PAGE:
It's too easy to suggest the Dallas Cowboys should cut Felix Jones, the current symbol of the franchise's 15-year cycle of mediocrity. Or make a joke about the former first-round pick's endomorph body type. Or deliver a one-liner about Jones' inability to make a fire hydrant miss these days.
That's what happens when you fail a conditioning test at the start of training camp after missing most of the offseason following shoulder surgery, show no burst in training camp, play just 12 snaps against the New York Giants in the opener and top it off with a woeful performance in a 27-7 loss to Seattle.
Jones fumbled the game's opening kickoff, allowing Seattle to establish an aggressive mindset. And on the game's final play, he fell face-first into the turf after tripping over his own feet during a 23-yard gain.
It seemed fitting.
In the first 119 minutes of this season, Jones produced one carry for one yard, two catches for four yards and averaged 21.3 yards on eight kickoff returns. He caught two passes for 36 yards in the final minute against the Seahawks.
"Every player is evaluated weekly and what their role is and what they've done in the recent past is certainly significant," said coach Jason Garrett, "and their body of work is significant as well. We'll continue to evaluate Felix and what his role is going forward."
Combine his sloppy game against Seattle with his tepid performance in training camp and the preseason, and Jones can only blame himself for his circumstance. Now, he's the punchline to any number of jokes.
But that doesn't mean the Cowboys should cut him. What's the point?
His $1.17 million salary is already guaranteed for the season, and he's potentially worth more to the Cowboys than the seventh-round pick they might persuade some team to give them for Jones.
The dumbest idea is that cutting Jones will send a message to the locker room that Garrett will fire anyone who doesn't perform -- even a former first-round pick. The release of Andre Gurode, Terence Newman, Bradie James, Leonard Davis, Keith Brooking, Marion Barber and Roy Williams, among others over the past 22 months, have already made that point.
The best coaches figure out how to get underachievers to maximize their potential, which should be Garrett's primary goal.
If Jones excelled in his role as a kickoff returner and change-of-pace runner, he would help a team that isn't nearly good enough to throw away talented players. Just because Jones has been a spare this season doesn't mean he can't or won't play better.
We've seen him zig-zagging through defenses and making big plays where none appeared to exist.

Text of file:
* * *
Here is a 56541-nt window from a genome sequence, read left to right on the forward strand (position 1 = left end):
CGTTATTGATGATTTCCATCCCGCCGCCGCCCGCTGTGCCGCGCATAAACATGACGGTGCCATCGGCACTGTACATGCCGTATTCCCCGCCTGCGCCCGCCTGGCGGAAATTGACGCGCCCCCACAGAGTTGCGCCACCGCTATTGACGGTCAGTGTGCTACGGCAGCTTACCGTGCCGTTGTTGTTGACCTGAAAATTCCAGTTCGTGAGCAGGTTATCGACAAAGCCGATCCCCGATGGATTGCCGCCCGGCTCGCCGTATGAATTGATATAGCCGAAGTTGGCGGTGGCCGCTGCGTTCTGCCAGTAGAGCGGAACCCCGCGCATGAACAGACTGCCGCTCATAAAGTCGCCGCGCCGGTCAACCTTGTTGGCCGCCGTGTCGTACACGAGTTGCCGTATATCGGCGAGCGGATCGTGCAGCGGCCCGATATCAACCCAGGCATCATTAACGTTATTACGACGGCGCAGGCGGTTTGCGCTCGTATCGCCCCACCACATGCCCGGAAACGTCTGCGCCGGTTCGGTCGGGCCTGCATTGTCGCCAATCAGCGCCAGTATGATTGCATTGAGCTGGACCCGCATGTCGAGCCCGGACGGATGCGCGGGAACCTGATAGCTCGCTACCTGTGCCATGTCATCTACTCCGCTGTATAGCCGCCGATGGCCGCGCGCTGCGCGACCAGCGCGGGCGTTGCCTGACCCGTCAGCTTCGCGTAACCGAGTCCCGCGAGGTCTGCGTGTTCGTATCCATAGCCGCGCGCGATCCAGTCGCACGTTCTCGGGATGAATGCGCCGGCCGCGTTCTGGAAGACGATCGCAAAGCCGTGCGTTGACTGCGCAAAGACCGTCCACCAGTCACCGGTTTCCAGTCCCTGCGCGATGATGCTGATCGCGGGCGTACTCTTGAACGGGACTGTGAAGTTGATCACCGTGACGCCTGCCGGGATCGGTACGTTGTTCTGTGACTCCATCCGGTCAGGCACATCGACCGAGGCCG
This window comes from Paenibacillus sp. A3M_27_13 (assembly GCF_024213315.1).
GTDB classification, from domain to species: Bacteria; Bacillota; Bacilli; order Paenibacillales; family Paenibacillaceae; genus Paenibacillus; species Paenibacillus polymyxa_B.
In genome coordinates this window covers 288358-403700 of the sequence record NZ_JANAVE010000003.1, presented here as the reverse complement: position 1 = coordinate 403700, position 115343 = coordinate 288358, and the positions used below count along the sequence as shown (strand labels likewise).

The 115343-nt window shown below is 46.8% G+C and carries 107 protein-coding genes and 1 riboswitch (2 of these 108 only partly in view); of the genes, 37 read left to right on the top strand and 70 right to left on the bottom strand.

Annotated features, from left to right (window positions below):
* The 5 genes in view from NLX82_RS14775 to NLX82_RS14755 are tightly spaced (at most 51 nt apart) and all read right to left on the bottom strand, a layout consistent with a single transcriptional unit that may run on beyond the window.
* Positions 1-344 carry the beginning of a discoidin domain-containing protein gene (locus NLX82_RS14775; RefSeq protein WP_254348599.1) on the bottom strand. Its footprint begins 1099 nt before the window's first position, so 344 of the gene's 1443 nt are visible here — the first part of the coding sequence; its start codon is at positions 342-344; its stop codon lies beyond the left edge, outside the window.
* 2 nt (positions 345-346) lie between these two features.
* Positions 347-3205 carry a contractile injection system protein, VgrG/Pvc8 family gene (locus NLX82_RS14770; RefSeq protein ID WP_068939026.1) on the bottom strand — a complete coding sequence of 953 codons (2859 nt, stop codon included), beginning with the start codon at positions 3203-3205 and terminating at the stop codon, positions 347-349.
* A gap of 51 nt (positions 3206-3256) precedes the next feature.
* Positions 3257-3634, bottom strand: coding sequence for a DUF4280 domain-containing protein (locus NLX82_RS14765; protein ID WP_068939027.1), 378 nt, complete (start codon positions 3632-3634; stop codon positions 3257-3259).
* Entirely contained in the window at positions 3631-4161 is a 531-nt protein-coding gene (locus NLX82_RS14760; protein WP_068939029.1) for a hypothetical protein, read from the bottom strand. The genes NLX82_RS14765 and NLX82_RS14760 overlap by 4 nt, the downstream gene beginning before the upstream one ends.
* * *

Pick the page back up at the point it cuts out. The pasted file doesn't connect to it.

Seven of his 11 career touchdowns, including the playoffs, have come on plays of more than 40 yards, and he owns a career average of 5.1 on 459 carries. Until he was hurt last season, and DeMarco Murray put a stranglehold on the job, Jones was good enough to be the starter.
"Felix has been a guy who has made so many explosive plays in his career at different times," Garrett said. "He's averaged over 8.0 yards per carry and certainly made some big returns as well.
"You can make a lot of excuses and have a lot of explanations for that -- he missed the whole offseason -- but the reality is that what's most important is to get him going to be the Felix Jones he's capable of being."
Jones, only 25, is in the final year of his contract. It's hard to believe he can't play anymore.
Here's what the Cowboys should do: make him inactive for each of the next two games heading into the bye week.
That gives Jones three weeks to lose the 5-7 pounds one member of the front office believes he must shed to regain his burst and big-play ability.
For a professional athlete, five pounds can make a big difference in performance. The Cowboys can also use the time to work on his psyche, which has been described as fragile.
No doubt Jones' ego has taken a butt-kicking lately. Although Jones shared the running back job in high school, college and the pros, this is the first time he's been told he's not good enough to share the job.
That's hard on a dude's ego, especially when he was the 24th pick of the 2008 draft. Jones knows he hasn't met expectations whether they're from fans, Jerry Jones or himself.
The reality is the Cowboys are a better team if Jones plays well in the role he's been given. No one can deny that. After he returns to the lineup, Garrett should give Jones a few weeks to prove he's worthy of a roster spot.
If he can't, then so be it and send him packing. If he can, then the Cowboys are better off.
Making a decision right now is foolish and unnecessary. A few weeks from now, that won't be the case.